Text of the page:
Privilege and Power in the Torah

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Aharon Frazer


The Torah is ambivalent about power, especially the power that settled civilizations can accumulate. While Jews are permitted to seek power, and indeed we are promised power as a form of reward for holy living, the Torah consistently raises concerns that power can be a source of great evil and of our undoing. From the cities portrayed in Genesis through the curses at the end of Deuteronomy, the Torah illustrates time and again how agriculture, kings, and military power can be sinister and incur God’s wrath.

In this discussion, I’d like to trace this theme through the Humash―mostly from the book of Genesis but citing examples from the other books as well. While the Torah does not oppose us constructing a strong and prosperous civilization, it implores us time and time again to remember that power is a gift from God, not an entitlement, and to be mindful of how we treat the weak. All human power is conditional on heeding these warnings. I believe that this ambivalence toward power is a core theme that underlies many of the Torah’s stories and laws and is a foundational teaching of Judaism.

Creation: Is Power a Blessing or a Curse?

The creation story that appears in Genesis 1, that of seven days, presents prosperity and power as a blessing.[1] After their creation, God blesses Adam and Eve, telling them to be fruitful and multiply, to conquer the land, and to dominate the animals (Genesis 1:28-29). The verse then states that God gives animals “all green grass” to eat, while people eat “all grass which gives seed and all trees which bear tree-fruit with seeds.” This seems to allude to the fact that people are distinguished from animals because they eat seed-bearing plants, which they presumably obtain by intentional use of the seeds. This emphasis in the verse alludes to farming. We can now see that Genesis 1 casts reproduction, mastery of the world, dominion over the animals, and agriculture in a positive light.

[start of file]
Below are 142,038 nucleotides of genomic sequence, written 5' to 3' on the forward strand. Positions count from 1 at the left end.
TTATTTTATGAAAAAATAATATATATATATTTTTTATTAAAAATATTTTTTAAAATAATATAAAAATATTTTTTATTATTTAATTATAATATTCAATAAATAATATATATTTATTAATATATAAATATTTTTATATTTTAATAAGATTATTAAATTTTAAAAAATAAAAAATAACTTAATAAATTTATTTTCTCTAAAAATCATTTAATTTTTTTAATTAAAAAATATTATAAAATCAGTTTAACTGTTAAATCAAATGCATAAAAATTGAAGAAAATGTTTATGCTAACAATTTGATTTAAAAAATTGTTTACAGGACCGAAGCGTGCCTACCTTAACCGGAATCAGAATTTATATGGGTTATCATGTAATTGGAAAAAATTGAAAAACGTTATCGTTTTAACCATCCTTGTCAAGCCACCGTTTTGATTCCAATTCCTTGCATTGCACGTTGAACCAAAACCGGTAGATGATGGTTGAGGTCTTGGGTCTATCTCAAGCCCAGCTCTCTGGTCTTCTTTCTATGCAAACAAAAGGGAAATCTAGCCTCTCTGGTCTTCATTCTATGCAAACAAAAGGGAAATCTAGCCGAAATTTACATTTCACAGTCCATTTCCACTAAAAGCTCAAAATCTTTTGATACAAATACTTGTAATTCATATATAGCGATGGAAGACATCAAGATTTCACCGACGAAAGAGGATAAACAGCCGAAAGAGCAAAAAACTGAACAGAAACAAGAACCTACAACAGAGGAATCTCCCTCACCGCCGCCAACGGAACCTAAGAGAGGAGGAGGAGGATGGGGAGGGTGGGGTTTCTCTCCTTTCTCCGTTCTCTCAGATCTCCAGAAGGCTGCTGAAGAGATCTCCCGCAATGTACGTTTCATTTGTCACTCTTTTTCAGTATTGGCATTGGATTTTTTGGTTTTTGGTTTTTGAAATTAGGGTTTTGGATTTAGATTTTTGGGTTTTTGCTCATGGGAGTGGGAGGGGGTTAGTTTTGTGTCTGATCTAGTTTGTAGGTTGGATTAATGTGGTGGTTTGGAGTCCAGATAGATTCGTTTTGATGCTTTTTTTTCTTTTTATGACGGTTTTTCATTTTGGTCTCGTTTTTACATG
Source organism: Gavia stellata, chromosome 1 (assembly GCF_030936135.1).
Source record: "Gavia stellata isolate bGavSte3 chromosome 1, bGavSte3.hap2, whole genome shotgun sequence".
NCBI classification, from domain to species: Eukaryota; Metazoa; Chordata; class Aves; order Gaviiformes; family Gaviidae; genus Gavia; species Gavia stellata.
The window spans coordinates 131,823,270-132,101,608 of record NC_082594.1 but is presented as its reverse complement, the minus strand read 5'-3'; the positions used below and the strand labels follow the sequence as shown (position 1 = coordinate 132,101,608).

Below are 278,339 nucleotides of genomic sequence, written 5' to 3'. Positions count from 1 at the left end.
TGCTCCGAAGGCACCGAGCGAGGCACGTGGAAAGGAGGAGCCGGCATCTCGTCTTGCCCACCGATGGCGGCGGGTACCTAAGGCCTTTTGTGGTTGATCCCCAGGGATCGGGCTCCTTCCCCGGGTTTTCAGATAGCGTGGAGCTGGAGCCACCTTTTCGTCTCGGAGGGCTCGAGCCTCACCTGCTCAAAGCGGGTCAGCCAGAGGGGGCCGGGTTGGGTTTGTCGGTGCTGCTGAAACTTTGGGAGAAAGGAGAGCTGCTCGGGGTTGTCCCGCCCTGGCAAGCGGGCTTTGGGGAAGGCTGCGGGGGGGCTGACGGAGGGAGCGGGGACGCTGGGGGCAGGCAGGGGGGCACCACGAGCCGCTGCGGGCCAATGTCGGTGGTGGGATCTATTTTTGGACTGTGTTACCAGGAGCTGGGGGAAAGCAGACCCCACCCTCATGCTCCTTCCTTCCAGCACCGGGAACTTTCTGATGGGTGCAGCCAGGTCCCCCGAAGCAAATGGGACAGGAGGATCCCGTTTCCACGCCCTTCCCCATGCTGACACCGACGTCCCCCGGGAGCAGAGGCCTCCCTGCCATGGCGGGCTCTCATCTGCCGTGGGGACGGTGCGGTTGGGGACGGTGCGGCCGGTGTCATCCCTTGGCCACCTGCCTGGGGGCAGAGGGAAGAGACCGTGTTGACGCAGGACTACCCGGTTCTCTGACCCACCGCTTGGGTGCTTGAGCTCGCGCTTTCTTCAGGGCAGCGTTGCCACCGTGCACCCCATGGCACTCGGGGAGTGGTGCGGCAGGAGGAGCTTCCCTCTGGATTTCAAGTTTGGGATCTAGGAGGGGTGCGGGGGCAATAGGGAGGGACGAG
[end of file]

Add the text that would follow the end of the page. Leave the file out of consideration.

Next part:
By contrast, in the second version of the creation story (Genesis 2-3), the Garden of Eden is described by the text as a place devoid of any pursuit of power over animals, any human-initiated agriculture, and any reproduction. All these are introduced only as consequences of eating from the Tree of Knowledge. Adam considers the animals as companions; the woman and the snake interact as peers. God plants the trees. There is no mention in Genesis 2 of the trees being “seed-bearing.” Fruit trees, unlike the grain mentioned at the end of Genesis 3, do not need to be replanted annually. Man’s role is that of a caretaker. Man and woman feel no shame around nakedness because there is no significance to what will later be the reproductive organs. These three elements―power over animals, human-driven agriculture, and reproduction―are presented as the curses of the snake, the man, and the woman, respectively: punishments for the sin of eating the forbidden fruit. Woman’s son will bear enmity to the snake’s, man “will eat bread by the sweat of his brow,” and woman “will bear children in suffering” (Genesis 3:17 and 3:16). Human attempts at power are no blessing; they signify our desperate struggle at survival in a post-Eden world.

Thus we can see how the two creation stories offer diametrically opposed perspectives on the nature of human’s striving for power and prosperity. In the first account, the text presents power and dominance as an ideal, the blessing or telos which God intended. The second account presents it as a curse, a departure from the ideal state of Eden and a result of disobedience. The subsequent narratives in Genesis, as we shall illustrate, grapple with this fundamental question: how can we possibly achieve a powerful civilization in a manner that evokes God’s blessing?

Shepherds and Farmers

The Cain and Abel story continues these same themes―how can we build our power in a way that God will desire and bless? The two brothers choose different answers to this question. Abel is a shepherd, a nomad, while Cain is a sedentary farmer. God accepts Abel’s sacrifice of herd animals, but not Cain’s sacrifice from his produce. While many explanations have been offered for this outcome, a simple reading of the text is that the outcome constitutes an endorsement of the nomadic lifestyle and a rejection of agrarian settlement.